Someone told me that I was avoiding responsibility by not speaking out. From my point of view, this is simply not true. If there is something that I totally disagree with and which is set to become the norm, then I do speak out. Others listen to me more, the less I speak. I see much of this way of thinking expressed in the wisdom literature of Scripture.”–Abbot Philip, Christ in the Desert Monastery
“February 10 is the feast day of Saint Scholastica, the twin sister of Saint Benedict. She’s the patron saint of women’s Benedictine contemplative communities.
Saint Benedict had a sister named Scholastica who also dedicated her life to the pursuit of God. She, too, founded monasteries and became an abbatial figure. The only story we have of Scholastica is told when Benedict was already an abbot of renown. The incident demonstrates clearly that the brother and sister were emotionally close and a spiritual influence on each other till the time of her death.
During one of their annual visits, Scholastica, inspired by the depth of their conversation, asked Benedict to remain overnight in the place where they were meeting in order to continue their talk and reflection on spiritual things. Benedict wouldn’t even think of it. It was getting dark; it was time to get back to the monastery; it was time to get on with the regular routine of the spiritual life. Unable to persuade him with words, Scholastica put her head down on the table in deep prayer. Suddenly, out of nowhere, a great storm brought with it flash floods and Benedict realized that he could not possibly return to the monastery that night. And the Dialogues say, “he complained bitterly.” He said, “God forgive you, sister! What have you done?” Scholastica answered simply, “I asked you for a favor and your refused. I asked my God and I got it.”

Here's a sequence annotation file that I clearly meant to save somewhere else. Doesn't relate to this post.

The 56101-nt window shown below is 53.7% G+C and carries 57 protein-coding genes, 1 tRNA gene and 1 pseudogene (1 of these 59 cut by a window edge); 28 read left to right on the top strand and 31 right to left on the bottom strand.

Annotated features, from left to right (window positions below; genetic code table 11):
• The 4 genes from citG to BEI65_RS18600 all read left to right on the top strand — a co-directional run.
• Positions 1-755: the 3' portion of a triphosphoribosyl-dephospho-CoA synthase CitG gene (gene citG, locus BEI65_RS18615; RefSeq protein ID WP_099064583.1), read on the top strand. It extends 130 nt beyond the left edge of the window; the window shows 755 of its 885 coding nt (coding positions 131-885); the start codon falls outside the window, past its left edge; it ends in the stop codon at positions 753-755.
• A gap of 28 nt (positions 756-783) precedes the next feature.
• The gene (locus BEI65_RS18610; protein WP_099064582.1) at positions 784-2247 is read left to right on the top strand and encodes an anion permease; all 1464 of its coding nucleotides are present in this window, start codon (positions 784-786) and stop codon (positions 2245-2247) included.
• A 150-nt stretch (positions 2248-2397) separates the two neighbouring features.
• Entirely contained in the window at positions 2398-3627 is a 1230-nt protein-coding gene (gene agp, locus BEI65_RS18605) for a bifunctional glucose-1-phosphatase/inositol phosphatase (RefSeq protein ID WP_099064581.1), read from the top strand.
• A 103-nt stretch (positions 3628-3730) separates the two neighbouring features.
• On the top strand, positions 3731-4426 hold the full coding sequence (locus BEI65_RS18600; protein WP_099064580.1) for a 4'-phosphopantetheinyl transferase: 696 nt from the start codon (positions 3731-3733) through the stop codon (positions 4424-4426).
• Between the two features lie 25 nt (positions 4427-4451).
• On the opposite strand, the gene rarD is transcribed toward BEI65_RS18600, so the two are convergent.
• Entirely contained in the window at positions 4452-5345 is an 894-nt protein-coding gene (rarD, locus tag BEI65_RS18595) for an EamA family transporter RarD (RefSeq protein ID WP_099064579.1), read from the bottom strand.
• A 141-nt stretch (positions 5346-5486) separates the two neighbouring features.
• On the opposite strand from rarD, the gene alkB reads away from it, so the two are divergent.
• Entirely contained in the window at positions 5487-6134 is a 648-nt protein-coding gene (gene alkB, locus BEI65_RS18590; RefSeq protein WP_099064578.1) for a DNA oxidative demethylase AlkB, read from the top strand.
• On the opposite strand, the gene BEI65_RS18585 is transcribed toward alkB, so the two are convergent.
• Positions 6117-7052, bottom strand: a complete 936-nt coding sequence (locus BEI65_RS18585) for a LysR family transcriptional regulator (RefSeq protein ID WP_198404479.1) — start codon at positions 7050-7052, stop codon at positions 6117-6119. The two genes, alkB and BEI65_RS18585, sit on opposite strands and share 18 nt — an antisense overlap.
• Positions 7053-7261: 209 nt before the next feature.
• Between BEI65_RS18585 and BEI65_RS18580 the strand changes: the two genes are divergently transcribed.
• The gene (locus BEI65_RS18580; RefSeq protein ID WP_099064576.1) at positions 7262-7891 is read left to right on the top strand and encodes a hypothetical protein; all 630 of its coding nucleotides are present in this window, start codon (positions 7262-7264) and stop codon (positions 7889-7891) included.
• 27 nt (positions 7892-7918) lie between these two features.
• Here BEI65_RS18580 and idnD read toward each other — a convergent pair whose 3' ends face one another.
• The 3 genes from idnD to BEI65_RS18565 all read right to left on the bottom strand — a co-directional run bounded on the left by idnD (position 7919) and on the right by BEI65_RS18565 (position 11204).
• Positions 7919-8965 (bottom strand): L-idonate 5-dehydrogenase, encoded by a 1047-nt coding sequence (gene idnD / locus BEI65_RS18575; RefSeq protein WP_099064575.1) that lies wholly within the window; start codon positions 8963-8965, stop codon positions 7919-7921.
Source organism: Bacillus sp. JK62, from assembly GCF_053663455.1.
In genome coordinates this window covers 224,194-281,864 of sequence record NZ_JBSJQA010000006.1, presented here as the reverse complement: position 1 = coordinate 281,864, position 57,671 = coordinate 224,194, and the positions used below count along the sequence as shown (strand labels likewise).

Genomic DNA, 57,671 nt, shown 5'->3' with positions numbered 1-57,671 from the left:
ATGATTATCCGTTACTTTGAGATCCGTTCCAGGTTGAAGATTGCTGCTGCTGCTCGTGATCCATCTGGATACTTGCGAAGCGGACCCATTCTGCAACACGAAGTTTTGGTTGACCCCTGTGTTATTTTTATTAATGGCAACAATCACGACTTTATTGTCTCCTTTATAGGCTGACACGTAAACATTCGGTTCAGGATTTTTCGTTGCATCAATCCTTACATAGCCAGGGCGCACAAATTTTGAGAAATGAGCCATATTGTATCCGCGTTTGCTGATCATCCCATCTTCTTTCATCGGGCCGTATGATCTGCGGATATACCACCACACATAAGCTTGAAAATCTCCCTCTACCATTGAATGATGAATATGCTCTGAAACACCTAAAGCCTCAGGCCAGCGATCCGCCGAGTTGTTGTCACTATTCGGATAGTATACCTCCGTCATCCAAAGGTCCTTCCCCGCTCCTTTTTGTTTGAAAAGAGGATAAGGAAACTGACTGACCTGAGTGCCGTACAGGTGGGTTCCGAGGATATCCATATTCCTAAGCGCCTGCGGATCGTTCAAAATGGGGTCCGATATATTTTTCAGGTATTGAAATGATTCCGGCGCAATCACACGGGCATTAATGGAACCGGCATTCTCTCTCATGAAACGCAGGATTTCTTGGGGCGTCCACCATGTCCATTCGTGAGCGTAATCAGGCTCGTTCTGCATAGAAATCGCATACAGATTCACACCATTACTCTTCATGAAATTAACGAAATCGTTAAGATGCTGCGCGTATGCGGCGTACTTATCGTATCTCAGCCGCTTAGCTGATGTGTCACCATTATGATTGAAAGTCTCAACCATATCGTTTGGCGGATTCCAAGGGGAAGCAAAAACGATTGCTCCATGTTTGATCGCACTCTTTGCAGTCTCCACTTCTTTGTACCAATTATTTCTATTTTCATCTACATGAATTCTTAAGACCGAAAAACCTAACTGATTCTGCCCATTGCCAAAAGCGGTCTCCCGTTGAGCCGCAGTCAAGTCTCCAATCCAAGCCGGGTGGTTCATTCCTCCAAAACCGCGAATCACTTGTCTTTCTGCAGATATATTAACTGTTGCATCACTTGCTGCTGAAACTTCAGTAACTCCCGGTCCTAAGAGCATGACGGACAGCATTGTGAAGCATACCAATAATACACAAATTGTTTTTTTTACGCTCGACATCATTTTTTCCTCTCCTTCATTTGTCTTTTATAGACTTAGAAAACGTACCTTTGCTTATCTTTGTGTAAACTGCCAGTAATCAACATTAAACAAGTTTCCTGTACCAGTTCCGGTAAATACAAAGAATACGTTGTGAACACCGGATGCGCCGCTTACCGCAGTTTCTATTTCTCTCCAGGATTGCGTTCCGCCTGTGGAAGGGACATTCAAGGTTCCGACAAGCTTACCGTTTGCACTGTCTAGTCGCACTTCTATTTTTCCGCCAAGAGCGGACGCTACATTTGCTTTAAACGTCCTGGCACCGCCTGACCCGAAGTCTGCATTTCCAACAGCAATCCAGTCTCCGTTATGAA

The story is a vein worth mining for a lifetime.
• It tells us that law is never greater than love
• It tells us to be intent on pursuing the values of the life, not simply its rules
• It tells us that discipline is necessary in the spiritual life but that religious discipline is not enough, that depth is a process and that depth costs
• It tells us that God lurks in strange places. And waits for us. And puts in our paths just what we need in order to become what we are meant to be